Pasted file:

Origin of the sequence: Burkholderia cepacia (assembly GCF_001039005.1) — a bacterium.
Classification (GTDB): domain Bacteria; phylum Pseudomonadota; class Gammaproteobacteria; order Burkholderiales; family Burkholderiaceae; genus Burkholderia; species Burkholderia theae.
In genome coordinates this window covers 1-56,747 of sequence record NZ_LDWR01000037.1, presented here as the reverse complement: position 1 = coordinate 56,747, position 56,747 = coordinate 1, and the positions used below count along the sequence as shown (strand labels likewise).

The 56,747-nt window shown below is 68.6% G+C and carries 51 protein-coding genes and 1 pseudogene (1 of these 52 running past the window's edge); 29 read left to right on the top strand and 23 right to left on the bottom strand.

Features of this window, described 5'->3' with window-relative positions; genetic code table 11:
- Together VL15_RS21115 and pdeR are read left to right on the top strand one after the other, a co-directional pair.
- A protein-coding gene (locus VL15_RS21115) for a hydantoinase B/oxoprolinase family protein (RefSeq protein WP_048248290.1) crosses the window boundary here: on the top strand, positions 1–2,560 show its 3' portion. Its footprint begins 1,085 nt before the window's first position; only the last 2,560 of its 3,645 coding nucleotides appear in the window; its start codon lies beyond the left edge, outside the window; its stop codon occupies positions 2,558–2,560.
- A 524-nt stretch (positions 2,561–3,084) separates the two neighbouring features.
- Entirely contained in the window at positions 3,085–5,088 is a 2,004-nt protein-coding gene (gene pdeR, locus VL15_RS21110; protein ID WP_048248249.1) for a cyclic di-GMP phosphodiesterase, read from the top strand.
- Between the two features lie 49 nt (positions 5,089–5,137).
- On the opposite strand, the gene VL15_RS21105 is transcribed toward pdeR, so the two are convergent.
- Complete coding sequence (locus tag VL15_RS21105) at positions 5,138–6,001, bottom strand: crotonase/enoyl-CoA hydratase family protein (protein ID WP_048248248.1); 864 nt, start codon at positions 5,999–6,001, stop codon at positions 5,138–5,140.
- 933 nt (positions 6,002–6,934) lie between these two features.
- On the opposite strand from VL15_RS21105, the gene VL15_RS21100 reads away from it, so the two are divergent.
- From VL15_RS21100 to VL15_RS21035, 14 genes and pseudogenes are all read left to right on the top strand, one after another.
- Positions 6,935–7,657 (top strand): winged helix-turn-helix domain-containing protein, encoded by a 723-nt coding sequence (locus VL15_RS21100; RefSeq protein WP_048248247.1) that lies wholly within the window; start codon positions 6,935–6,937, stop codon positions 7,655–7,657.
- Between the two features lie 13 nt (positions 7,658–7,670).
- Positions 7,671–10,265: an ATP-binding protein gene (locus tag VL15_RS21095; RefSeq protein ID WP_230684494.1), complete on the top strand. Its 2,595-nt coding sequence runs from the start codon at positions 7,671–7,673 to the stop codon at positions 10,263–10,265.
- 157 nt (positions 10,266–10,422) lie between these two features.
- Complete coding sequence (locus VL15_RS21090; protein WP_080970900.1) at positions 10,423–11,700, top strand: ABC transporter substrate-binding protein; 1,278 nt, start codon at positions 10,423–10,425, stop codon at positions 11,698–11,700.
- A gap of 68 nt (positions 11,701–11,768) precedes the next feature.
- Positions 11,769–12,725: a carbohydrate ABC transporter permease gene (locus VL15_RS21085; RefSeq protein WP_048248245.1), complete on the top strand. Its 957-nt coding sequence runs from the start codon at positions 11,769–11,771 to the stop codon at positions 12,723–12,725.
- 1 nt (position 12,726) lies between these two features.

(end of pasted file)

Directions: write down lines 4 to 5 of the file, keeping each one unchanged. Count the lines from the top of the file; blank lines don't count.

The 56,747-nt window shown below is 68.6% G+C and carries 51 protein-coding genes and 1 pseudogene (1 of these 52 running past the window's edge); 29 read left to right on the top strand and 23 right to left on the bottom strand.

Features of this window, described 5'->3' with window-relative positions; genetic code table 11: